UVIC History is pleased to announce the launch of Sacred Sites: Dishonour and Healing

This online exhibit, created by two history students in collaboration with the Jewish Museum and Archives of British Columbia, investigates the 2011 desecration of Victoria’s historic Jewish cemetery and the outstanding community response it engendered. A public celebration of the exhibit was hosted by the Congregation Emanu-El and Victoria’s Jewish Federation on January 17, 2016.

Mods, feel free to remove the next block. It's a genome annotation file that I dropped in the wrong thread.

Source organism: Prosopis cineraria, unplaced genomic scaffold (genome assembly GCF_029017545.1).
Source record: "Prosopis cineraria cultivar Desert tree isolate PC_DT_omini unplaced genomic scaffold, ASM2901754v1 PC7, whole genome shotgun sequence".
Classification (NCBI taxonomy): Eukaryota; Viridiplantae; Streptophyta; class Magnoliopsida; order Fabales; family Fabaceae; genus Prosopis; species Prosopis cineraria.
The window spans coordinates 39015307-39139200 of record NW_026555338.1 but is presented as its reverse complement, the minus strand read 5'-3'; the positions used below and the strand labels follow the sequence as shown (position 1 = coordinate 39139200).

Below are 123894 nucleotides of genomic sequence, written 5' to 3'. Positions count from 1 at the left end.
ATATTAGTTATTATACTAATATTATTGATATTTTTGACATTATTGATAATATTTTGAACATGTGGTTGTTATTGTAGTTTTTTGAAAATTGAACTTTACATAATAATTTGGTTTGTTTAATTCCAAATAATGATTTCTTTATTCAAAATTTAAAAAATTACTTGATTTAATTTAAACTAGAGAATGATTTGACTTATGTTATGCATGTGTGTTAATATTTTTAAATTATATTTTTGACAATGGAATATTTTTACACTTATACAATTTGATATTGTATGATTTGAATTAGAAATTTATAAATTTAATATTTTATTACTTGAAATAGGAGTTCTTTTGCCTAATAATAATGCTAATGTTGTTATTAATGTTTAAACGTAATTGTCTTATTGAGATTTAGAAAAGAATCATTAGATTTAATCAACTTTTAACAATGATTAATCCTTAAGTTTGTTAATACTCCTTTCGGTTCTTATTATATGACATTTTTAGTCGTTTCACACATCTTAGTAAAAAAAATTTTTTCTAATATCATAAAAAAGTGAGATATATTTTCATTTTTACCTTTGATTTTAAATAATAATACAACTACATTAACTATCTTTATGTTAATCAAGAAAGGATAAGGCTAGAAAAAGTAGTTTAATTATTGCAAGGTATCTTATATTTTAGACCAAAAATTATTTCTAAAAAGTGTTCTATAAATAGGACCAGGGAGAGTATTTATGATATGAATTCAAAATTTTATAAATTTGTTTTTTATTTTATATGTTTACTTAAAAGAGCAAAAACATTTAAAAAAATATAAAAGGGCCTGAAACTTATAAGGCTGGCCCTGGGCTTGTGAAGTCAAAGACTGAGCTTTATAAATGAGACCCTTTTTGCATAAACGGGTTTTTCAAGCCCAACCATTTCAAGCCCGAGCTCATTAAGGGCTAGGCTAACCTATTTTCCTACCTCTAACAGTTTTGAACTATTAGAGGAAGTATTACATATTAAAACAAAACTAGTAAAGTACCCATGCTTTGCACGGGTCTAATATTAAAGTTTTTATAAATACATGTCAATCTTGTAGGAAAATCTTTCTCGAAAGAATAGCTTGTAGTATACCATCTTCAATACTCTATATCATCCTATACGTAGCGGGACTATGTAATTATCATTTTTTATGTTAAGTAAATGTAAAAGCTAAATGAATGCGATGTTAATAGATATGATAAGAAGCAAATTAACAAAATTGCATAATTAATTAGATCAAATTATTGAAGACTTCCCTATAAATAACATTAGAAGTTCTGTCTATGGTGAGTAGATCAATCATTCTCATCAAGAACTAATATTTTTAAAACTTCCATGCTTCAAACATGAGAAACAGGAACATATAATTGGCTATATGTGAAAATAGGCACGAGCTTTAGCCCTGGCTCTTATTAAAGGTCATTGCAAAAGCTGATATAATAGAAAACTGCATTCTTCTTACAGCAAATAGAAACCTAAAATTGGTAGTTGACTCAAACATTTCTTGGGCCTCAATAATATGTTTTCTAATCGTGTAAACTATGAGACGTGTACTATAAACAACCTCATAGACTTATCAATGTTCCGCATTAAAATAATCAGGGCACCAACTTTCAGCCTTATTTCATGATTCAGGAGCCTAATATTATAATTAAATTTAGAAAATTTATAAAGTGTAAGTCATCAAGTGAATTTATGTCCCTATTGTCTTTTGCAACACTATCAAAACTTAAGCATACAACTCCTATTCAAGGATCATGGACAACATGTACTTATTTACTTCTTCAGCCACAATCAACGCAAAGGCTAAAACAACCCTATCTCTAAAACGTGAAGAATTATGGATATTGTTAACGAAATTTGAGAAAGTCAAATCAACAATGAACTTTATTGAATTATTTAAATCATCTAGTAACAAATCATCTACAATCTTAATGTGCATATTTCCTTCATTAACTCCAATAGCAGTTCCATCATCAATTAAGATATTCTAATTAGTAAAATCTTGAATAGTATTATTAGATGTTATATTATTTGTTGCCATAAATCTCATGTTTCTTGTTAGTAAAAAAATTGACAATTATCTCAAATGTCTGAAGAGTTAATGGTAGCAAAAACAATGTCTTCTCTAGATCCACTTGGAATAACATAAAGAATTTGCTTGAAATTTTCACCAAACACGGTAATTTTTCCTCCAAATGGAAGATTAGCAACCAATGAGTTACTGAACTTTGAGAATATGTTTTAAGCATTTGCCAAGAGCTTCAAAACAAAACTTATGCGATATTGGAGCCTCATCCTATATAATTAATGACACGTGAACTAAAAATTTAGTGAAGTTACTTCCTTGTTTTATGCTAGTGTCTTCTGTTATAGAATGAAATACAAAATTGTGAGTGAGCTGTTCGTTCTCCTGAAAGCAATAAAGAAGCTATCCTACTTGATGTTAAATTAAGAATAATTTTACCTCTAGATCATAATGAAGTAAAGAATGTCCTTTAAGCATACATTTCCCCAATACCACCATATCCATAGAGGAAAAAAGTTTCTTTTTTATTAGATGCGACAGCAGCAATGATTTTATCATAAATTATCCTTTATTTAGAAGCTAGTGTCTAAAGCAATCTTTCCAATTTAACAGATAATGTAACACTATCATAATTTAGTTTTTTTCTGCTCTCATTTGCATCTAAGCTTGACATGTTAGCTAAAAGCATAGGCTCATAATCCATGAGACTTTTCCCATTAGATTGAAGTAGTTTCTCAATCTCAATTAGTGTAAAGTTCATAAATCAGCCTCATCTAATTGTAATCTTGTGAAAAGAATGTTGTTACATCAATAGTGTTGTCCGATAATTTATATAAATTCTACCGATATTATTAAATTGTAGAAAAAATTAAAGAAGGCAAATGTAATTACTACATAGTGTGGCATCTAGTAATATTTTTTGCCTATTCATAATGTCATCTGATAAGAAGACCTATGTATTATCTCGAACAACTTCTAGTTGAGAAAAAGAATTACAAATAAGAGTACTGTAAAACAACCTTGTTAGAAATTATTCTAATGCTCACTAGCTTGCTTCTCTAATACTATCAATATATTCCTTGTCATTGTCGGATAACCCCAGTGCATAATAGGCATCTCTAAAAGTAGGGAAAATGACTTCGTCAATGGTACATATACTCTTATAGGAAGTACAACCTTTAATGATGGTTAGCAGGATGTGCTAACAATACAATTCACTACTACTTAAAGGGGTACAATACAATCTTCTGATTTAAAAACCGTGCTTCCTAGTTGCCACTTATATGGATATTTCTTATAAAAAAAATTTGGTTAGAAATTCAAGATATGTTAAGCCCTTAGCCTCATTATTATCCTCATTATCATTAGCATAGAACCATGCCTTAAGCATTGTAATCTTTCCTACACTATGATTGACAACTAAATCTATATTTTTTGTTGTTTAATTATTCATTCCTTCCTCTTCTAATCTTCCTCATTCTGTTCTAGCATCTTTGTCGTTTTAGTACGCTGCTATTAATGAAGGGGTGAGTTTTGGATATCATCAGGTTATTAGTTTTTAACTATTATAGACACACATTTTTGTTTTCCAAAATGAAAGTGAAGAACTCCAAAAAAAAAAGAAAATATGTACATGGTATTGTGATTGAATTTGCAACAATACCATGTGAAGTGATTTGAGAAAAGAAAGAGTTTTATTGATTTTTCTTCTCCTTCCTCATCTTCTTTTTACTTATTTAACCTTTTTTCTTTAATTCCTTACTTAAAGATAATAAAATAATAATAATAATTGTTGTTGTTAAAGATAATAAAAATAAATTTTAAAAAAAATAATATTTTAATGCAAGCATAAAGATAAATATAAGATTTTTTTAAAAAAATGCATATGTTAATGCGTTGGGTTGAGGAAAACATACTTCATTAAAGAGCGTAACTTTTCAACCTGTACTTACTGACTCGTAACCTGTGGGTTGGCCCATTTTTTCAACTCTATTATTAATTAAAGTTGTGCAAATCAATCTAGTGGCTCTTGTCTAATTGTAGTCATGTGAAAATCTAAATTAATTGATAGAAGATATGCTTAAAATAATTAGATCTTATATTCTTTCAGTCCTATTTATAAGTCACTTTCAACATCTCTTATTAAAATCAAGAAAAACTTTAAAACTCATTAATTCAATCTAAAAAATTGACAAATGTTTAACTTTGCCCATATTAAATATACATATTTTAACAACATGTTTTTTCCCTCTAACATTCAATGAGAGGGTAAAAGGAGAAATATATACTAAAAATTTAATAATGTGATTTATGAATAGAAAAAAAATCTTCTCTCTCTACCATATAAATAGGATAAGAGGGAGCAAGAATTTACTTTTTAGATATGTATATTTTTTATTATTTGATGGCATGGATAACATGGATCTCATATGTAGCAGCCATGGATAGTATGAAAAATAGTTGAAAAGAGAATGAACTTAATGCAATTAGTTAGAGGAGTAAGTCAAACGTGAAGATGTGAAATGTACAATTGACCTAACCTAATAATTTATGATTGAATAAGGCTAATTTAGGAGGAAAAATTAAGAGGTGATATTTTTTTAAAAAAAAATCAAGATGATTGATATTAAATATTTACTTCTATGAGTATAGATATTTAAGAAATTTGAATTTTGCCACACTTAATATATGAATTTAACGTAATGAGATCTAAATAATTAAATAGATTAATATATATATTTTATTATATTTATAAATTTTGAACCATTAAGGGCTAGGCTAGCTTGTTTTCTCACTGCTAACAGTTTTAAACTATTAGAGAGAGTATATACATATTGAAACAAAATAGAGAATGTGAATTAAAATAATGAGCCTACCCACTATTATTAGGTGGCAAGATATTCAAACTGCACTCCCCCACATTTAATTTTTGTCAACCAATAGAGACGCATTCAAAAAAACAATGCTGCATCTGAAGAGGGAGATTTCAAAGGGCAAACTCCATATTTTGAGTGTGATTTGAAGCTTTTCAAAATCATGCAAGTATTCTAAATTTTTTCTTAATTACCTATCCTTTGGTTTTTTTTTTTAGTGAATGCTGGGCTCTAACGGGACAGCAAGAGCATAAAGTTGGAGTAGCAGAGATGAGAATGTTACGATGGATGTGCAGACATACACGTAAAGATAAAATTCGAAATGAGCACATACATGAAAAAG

When Congregation Emanu-El members organized a vigil to stand against the anti-Semitic violence, they were surprised and reassured by over a thousand Victorians who attended the event. As students enrolled in University of Victoria’s Public History graduate seminar, Alissa Cartwright and Kaitlin Findlay partnered with the Jewish Museum and Archives of BC to create this online exhibit. Cartwright and Findlay were tasked with investigating the root of this response and framing it in relation to other community responses to cemetery desecration. They conducted oral history interviews with congregants and other individuals who attended the vigil, as well as museum professionals and historians about the role of academy in responding to such acts of racism and desecration. They also used the exhibit to situate the desecration and the vigil in broad theoretical and comparative contexts. The term project resulted in an engaging multi-media exhibit that interrogates the importance of the Jewish cemetery in Victoria, individual reactions to and action against acts of racism, and the importance of recognizing the sacred spaces of different communities.